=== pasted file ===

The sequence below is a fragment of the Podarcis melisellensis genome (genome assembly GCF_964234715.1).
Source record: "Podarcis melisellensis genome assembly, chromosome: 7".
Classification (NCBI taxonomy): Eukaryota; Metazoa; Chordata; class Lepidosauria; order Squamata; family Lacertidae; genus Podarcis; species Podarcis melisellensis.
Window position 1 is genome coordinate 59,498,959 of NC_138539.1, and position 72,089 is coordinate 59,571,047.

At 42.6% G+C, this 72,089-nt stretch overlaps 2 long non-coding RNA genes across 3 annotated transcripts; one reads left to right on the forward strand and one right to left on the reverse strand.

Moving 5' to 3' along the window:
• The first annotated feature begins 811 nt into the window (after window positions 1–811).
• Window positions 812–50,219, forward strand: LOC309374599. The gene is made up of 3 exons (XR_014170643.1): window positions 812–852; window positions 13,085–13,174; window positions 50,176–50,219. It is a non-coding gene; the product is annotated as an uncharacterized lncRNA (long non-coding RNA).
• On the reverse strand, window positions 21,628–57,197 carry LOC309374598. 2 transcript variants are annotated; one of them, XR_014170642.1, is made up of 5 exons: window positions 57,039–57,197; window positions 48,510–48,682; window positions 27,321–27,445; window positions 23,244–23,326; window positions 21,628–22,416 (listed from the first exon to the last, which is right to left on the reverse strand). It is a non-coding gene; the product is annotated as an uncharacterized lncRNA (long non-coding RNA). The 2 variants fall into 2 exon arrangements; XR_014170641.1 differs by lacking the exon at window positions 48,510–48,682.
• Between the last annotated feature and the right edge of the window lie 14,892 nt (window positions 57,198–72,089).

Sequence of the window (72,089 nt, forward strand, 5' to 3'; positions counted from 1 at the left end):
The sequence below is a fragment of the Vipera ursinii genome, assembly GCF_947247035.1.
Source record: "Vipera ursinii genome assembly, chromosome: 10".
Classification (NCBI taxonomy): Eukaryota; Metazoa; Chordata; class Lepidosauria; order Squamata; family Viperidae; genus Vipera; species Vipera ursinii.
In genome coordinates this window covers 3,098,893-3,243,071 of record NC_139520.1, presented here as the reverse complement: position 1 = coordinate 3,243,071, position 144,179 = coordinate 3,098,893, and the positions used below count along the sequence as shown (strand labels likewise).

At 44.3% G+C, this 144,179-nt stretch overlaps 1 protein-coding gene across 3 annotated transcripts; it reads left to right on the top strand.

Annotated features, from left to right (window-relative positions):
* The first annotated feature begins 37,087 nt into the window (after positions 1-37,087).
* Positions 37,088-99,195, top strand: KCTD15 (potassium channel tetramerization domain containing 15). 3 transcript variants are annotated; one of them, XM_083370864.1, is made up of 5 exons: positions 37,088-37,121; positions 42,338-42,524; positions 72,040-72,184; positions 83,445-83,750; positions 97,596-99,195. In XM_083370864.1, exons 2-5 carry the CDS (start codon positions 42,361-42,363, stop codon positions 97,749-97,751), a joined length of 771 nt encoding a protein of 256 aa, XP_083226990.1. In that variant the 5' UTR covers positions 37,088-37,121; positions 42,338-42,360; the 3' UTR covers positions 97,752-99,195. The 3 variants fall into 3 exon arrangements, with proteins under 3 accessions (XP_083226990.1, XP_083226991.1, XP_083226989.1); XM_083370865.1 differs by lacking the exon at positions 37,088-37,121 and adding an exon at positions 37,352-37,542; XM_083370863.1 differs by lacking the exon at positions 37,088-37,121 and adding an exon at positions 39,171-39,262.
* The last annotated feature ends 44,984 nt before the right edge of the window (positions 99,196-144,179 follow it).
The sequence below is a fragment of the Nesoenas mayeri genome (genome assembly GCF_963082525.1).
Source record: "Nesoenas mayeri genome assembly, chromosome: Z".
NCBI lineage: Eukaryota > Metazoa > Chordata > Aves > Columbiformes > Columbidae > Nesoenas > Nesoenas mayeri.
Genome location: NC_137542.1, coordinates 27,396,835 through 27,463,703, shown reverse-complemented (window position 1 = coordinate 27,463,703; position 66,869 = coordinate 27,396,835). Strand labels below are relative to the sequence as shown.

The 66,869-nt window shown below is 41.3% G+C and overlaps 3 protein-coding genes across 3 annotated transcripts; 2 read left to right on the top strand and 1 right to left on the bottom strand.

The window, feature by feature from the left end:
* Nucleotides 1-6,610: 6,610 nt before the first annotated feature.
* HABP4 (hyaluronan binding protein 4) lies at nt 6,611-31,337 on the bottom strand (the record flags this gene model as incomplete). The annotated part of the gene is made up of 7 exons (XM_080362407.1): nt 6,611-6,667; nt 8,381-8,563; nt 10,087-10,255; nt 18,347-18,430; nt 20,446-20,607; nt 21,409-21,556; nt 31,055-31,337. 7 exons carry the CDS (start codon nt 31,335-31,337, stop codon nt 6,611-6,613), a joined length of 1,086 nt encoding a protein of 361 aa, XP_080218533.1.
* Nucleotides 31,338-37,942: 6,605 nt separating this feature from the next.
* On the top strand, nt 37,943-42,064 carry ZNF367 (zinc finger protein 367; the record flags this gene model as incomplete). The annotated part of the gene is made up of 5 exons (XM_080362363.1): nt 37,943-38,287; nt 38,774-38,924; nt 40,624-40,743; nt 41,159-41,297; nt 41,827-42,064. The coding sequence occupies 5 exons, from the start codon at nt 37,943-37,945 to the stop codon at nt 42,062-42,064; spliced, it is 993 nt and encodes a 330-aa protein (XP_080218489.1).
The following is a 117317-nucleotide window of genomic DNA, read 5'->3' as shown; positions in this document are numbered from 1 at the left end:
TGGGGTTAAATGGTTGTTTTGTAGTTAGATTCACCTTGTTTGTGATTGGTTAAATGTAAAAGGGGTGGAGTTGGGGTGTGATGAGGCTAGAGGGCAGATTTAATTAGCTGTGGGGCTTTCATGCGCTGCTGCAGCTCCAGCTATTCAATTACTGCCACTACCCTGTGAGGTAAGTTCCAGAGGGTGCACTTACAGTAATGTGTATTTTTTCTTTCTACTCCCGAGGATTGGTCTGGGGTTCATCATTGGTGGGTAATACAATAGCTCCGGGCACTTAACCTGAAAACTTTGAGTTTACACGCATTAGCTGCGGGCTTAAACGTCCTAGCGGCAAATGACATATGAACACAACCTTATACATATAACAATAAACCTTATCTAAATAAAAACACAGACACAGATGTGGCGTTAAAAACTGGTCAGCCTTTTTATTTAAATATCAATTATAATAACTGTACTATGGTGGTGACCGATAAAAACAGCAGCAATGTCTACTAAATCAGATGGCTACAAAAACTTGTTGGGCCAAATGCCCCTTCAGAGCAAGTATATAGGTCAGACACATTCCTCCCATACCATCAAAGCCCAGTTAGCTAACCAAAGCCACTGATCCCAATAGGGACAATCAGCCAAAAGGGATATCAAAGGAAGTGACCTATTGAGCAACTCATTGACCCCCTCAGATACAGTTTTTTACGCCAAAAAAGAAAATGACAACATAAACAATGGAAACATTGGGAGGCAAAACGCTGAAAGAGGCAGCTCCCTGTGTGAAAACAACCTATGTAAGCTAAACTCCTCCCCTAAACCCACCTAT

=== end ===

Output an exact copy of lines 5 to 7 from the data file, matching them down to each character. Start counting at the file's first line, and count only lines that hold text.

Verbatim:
At 42.6% G+C, this 72,089-nt stretch overlaps 2 long non-coding RNA genes across 3 annotated transcripts; one reads left to right on the forward strand and one right to left on the reverse strand.

Moving 5' to 3' along the window:
• The first annotated feature begins 811 nt into the window (after window positions 1–811).